Erythrocyte adhesion in sickle cell disease.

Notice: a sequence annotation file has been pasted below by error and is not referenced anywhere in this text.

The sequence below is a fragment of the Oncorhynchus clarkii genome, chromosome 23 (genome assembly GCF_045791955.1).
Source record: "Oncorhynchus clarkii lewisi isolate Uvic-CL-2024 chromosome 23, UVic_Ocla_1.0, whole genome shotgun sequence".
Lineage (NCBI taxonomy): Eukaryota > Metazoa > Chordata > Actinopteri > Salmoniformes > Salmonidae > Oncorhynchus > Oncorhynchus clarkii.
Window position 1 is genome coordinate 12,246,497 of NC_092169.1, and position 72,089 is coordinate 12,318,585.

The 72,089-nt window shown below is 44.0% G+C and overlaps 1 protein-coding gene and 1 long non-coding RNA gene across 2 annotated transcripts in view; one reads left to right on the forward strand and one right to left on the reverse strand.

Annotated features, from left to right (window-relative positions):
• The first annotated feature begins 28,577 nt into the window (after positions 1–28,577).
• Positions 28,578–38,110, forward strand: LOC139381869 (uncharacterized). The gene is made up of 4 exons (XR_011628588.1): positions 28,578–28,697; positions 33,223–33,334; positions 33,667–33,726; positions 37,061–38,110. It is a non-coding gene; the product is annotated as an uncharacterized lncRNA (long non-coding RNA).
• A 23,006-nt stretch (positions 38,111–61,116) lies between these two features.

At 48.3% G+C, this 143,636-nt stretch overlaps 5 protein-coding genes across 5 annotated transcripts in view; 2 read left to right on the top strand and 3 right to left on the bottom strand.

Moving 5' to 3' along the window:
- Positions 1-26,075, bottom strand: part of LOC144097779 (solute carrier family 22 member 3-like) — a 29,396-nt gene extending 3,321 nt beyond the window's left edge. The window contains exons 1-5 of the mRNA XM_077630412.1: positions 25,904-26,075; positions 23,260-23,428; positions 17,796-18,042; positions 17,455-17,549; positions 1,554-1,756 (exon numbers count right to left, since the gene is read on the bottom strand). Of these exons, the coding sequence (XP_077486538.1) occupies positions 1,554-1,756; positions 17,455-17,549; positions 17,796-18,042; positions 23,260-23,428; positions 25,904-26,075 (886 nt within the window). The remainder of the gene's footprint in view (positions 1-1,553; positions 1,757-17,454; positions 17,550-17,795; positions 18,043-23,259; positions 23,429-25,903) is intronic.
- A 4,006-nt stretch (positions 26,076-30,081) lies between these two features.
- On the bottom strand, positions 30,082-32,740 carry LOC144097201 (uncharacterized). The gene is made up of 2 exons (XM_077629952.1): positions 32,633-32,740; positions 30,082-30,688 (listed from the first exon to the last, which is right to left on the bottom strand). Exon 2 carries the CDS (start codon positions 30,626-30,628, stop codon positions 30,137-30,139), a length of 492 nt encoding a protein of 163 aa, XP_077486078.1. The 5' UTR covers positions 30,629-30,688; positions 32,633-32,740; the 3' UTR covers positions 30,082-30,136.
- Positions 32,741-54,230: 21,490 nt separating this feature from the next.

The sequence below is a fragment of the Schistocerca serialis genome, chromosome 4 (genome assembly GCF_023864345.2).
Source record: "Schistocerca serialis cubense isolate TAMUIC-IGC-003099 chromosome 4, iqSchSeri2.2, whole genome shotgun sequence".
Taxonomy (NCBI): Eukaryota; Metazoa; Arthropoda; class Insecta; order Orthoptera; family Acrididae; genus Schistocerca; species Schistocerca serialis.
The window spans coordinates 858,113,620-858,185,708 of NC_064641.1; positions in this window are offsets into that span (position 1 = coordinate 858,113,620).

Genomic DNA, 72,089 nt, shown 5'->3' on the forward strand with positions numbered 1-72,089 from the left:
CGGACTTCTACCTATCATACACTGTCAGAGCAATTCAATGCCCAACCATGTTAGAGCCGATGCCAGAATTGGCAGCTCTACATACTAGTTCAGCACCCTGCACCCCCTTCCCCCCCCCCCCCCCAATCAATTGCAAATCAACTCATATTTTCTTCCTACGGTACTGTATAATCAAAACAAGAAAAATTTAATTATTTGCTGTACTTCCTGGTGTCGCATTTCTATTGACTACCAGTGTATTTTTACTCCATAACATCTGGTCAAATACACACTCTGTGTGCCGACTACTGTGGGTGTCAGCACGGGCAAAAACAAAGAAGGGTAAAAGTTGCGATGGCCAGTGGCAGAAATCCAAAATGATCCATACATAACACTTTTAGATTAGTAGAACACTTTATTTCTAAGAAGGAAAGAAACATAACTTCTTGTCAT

The vaso-occlusive process in patients with sickle cell disease is complex and is likely to involve interactions between hemoglobin S red blood cells (SS RBCs) and vascular endothelium, as well as between SS RBCs and leukocytes. Vaso-occlusive events lead to recurrent pain and a wide spectrum of end-organ damage, including pulmonary hypertension and renal failure. However, the triggers inducing adhesion and vaso-occlusion are only now being elucidated. Investigators have characterized the ability of a number of RBC surface structures to adhere to both endothelial cells and components of the subendothelial extracellular matrix. In addition, evidence is accumulating to suggest that SS RBC adhesion receptors undergo activation under physiologic conditions. An understanding of these mechanisms at the molecular level should ultimately allow development of new preventive and treatment strategies to abrogate vaso-occlusive events.
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